The sensitivity of this analytical method can distinguish changes in cortical network dynamics following peripheral somatic stimulation. We recently used an animal model of central pain and found hyperexcitability and allodynia  that may change cortical dynamics by inducing thalamocortical dysrhythmia. The thalamic rhythm is an essential element in the generation and perception of neuropathic pain, and dysrhythmia of these activities can disturb the synchronicity of pain processing . Abnormal neuronal activities could be subtracted from network dynamics by calculating the neuronal avalanche in the altered network operations. We anticipate that the neuronal avalanche model may provide an objective index of network dynamics for the evaluation the abnormal cortical rhythmicity and occurrence of spontaneous pain in chronic pathological conditions, such as neuropathic and central pain.
Material and Methods
Preparation of animals and electrodes
Male Sprague–Dawley rats (300–400 g) were housed in an air-conditioned room with free access to food and water. All of the experiments were performed in accordance with the guidelines of the Academia Sinica Institutional Animal Care and Utilization Committee. The rats were initially anesthetized with 4 % isoflurane (in pure O2) in an acrylic box. The animals were then placed in a stereotaxic apparatus and maintained under anesthesia with 2 % isoflurane during surgery. One Michigan probe with 32 contact points (150 μm-lead interval, eight leads on one shank, and four parallel shanks) was used to record the extracellular field potentials in the right ACC. Another Michigan probe was used to record extracellular field potentials in the hindpaw projection area in the right S1. DiI was dissolved in isopropanol at a saturated concentration and coated on the Michigan probe three times to ensure successful coating. The animals were subsequently maintained under anesthesia with 1.25-2.5 % isoflurane during the recording session. The depth of anesthesia was continuously monitored by an anesthesia monitor (Capnomac Ultima, General Electric Company, Fairfield, CT, USA) that monitored the minimum alveolar concentration (MAC) of isoflurane. Two depths of anesthesia, light and deep, were maintained, based on three criteria: (i) isoflurane MAC value for light anesthesia and 2×MAC for deep anesthesia; (ii) the presence (light anesthesia) or absence (deep anesthesia) of a withdrawal response to pinch stimulation of the paw; (iii) an EEG waveform and FFT peak value that shifted from 5 Hz (light anesthesia) to 2 Hz (deep anesthesia). To deactivate the MT, a tungsten electrode was inserted into the MT for electrolytic lesion, which was performed with a direct current of 100 μA for 100 s by a constant current pulse generator (Model 2100, A-M Systems, WA, USA).
All of the raw LFP data were recorded for 22 min and filtered with a preamplifier with a 0.1 Hz to 20 KHz band pass. The sampling rate of the recorded analog signals was 40 kHz, and the data were processed using a multichannel data acquisition system (ME, Multi Channel Systems, Reutlingen, Germany) on a computer. The nLFP data were further processed by filtering at 10–200 Hz. The time-point was selected as the nLFP that exceeded four-times the standard deviation of the threshold of basal activity and was marked as the digital unit for further neuronal avalanche calculation. The filtered traces were searched for time points at which they reach the threshold. The processed data thus contained a serial time point of nLFP and could be framed by selected time-bin. The time-bin was set to 4 ms according to our previous study . Each avalanche size is defined as number of digitized unit in each frame and the frame numbers of various neuronal avalanche sizes were counted for the avalanche size distribution. The avalanche size distribution was calculated using Matlab software (The MathWorks, Natick, MA, USA) and plotted using SigmaPlot software (Systat Software, Chicago, IL, USA). The slope of the power law distribution was selected from 1 to 10 in avalanche size, with a fitting index, R2, lager than 0.9. To verify that the power law distribution of unit activity is interdependent events, the original events were randomized to produce shuffled data. A fitting index of the shuffled data less than 0.9 indicated a change from a power law distribution to a Poisson distribution. The comparison of α values between groups was made using Student’s t-test and STSS software (IBM SPSS, IL, USA). Values of p < 0.05 were considered statistically significant.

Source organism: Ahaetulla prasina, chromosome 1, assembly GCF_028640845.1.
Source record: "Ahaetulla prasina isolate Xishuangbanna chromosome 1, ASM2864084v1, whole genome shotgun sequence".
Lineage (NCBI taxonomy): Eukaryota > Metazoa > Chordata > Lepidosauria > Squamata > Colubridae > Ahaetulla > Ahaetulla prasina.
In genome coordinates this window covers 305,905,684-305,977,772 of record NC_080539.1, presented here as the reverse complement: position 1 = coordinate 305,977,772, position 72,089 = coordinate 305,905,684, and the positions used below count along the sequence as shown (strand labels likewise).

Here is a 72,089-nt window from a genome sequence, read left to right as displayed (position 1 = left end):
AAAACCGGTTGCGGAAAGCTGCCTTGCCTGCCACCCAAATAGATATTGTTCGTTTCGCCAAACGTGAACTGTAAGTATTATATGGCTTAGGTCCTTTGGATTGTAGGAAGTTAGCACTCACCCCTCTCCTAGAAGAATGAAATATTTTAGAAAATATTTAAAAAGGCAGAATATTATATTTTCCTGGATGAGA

JJSW and HCS participated in the design of the study, conducted the experiments, analyzed the data, and drafted the manuscript. CTY participated in the discussion of the experimental results and made experimental suggestions. BCS conceived of the study, participated in its design and coordination, and participated in the writing of the manuscript. All of the authors read and approved the final manuscript.
We thank Dr. Chi Keung Chan for his insightful comments on the experimental design. The present study was supported by grants from the National Science Council (99-2320-B-001-016-MY3) and Academia Sinica, Taiwan.
- Raij TT, Vartiainen NV, Jousmäki V, Hari R: Effects of interstimulus interval on cortical responses to painful laser stimulation. J Clin Neurophysiol 2003, 20: 73–79. 10.1097/00004691-200302000-00010View ArticlePubMedGoogle Scholar
- Lorenz J, Garcia-Larrea L: Contribution of attentional and cognitive factors to laser evoked brain potentials. Neurophysiol Clin 2003, 33: 293–301. 10.1016/j.neucli.2003.10.004View ArticlePubMedGoogle Scholar
- Kakigi R, Inui K, Tamura Y: Electrophysiological studies on human pain perception. Clin Neurophysiol 2005, 116: 743–763. 10.1016/j.clinph.2004.11.016View ArticlePubMedGoogle Scholar
- Baliki MN, Baria AT, Apkarian AV: The cortical rhythms of chronic back pain. J Neurosci 2011, 31: 13981–13990. 10.1523/JNEUROSCI.1984-11.2011PubMed CentralView ArticlePubMedGoogle Scholar